MILWAUKEE (WITI) -- With a Wind Chill Warning in place, and bitterly cold temperatures settled in, Milwaukee police on Monday night, January 6th were putting special emphasis on getting those without shelter to safety.
Doctors say those with medical conditions, the elderly, the very young and the homeless are most in danger when temperatures fall to this level -- and some of the homeless have never experienced weather like what we're seeing now.
Wind chill values Monday and Tuesday were expected to be in the -35° to -50° range.
"It's extremely dangerous with the wind chills as they are now," Milwaukee Police Officer Jim Knapinski said.
For the past four years, Officer Knapinski has been part of the Milwaukee Police Homeless Outreach Team.
"It's the coldest day I've had," Knapinski said Monday.
Officer Knapinski drives around parts of downtown, looking for some of the city's most vulnerable to the cold. He checks the usual spots, to protect a population that sometimes fails to protect itself due to things like mental illness.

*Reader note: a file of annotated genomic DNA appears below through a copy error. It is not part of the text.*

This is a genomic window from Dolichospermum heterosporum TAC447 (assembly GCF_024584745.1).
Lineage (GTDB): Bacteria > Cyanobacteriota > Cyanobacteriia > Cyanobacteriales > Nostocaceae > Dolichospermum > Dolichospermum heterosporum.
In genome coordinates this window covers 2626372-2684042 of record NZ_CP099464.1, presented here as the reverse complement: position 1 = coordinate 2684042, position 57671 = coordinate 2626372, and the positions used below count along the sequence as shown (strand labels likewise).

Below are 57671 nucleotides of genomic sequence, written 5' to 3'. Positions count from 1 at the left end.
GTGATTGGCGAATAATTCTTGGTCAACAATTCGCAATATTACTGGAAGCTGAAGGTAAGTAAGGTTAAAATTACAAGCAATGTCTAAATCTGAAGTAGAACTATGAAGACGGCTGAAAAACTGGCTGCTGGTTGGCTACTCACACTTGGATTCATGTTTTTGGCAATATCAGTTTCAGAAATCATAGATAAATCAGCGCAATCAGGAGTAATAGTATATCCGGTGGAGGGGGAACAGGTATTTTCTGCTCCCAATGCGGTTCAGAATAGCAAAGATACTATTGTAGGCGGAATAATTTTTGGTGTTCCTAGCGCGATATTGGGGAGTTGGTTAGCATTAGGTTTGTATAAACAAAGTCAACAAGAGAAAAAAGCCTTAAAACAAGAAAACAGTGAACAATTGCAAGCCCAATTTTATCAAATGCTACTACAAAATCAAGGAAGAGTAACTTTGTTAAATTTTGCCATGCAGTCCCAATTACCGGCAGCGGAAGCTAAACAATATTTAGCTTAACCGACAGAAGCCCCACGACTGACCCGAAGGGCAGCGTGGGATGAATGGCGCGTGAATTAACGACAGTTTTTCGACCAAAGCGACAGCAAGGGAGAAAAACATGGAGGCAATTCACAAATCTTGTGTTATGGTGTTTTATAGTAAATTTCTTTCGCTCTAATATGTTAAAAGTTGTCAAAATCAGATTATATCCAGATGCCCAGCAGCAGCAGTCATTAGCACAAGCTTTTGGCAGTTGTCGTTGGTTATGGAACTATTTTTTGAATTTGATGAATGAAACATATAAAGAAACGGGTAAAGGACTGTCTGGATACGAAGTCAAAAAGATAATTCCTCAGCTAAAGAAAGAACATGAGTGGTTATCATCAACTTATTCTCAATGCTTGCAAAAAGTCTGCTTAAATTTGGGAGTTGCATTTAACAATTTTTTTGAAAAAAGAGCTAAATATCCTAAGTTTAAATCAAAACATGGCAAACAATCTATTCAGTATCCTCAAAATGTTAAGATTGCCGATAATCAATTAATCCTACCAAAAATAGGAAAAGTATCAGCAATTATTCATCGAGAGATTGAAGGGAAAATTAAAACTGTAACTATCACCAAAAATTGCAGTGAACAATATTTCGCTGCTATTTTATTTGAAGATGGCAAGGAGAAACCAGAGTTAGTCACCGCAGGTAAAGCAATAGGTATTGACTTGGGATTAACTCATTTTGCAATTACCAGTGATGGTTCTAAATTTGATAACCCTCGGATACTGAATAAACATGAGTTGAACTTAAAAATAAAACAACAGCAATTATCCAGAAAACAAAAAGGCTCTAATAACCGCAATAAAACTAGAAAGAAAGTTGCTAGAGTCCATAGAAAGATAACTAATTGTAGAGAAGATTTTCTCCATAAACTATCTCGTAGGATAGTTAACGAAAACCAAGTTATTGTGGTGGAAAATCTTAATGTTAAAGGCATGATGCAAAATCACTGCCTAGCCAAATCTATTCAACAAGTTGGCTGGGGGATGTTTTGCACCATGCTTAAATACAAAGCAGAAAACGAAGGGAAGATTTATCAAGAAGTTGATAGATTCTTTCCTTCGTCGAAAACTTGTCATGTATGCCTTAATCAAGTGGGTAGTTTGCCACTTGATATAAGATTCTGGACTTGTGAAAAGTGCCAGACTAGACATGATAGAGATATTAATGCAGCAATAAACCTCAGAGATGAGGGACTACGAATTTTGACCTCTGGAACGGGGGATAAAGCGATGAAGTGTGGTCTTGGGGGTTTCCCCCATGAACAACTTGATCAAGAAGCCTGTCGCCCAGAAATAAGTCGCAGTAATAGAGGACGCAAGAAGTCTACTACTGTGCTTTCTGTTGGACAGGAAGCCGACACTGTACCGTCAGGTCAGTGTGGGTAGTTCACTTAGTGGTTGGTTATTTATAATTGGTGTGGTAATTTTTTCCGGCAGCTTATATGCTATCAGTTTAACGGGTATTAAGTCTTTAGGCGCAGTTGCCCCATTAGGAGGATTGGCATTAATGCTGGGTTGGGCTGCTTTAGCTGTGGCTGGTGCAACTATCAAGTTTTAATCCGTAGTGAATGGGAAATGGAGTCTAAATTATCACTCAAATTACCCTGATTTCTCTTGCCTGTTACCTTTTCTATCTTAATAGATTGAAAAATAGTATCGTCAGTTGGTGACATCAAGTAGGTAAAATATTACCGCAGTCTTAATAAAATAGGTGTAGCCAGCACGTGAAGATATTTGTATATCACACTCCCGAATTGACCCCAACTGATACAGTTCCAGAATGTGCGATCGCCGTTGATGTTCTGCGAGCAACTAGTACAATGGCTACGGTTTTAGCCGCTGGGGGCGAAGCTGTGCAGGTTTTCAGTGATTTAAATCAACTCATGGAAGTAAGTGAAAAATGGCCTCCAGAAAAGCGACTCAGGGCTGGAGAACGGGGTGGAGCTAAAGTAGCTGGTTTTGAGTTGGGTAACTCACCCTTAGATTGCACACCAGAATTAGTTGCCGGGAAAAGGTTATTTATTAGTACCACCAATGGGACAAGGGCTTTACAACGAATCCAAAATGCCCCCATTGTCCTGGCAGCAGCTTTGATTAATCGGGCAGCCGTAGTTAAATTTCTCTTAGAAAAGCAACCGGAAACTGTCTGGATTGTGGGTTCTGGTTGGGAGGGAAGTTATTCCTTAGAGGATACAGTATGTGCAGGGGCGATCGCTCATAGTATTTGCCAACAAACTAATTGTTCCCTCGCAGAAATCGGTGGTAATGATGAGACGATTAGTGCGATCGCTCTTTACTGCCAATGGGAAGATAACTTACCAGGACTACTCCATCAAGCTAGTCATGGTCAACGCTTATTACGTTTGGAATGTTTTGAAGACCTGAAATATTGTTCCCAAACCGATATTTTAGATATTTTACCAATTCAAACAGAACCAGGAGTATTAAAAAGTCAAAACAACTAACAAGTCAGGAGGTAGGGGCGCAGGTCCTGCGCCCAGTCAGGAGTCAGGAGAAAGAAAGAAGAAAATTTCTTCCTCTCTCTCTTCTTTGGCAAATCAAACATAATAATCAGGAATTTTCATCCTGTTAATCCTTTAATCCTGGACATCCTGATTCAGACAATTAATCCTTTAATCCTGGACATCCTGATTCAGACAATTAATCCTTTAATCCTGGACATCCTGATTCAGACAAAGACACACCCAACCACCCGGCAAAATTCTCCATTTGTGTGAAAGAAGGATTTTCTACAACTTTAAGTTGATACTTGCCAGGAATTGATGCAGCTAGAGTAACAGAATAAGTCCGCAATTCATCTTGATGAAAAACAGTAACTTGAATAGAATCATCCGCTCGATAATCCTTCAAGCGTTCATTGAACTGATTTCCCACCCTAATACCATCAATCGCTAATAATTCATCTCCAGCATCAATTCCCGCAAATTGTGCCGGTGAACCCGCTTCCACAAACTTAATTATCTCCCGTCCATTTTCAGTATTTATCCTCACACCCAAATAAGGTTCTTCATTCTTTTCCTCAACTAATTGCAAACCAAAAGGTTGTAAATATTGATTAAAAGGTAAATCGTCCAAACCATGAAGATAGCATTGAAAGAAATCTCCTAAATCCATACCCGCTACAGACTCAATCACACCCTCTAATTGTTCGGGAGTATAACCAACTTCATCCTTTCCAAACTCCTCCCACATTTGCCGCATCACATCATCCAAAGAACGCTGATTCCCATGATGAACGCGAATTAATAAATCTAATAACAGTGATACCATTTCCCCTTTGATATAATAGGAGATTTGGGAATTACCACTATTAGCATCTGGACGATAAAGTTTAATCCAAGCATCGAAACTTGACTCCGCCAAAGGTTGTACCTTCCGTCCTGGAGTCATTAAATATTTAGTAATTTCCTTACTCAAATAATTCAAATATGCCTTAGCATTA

"Ran into a guy who didn't want to go into a shelter -- says he panics or freaks out when he gets into a room with a large amount of people. Very good chance of hypothermia, frostbite and a very good probability of death," Knapinski said.
Eric Olson with Wheaton Franciscan Healthcare Saint Francis has already seen the signs of frostbite.
The hospital sees its share of the homeless, and says when alcohol is involved, the impact of the cold tends to go unnoticed longer and proves more severe.
Olson says the emergency room is ready for whatever the weather may bring.
"We do have extra staff on hand just to treat any influx that occurs," Olson said.
Officer Knapinski has noticed an increase in the homeless population since he's patrolled the streets -- and helping the growing number get to shelter in these declining temperatures is a difficult task that turns more difficult when day turns to night.
"It's gonna become critical once the sun goes down," Knapinski said.
Hospital staff says smoking can also be a problem -- as it makes people more susceptible to frostbite and its dangers.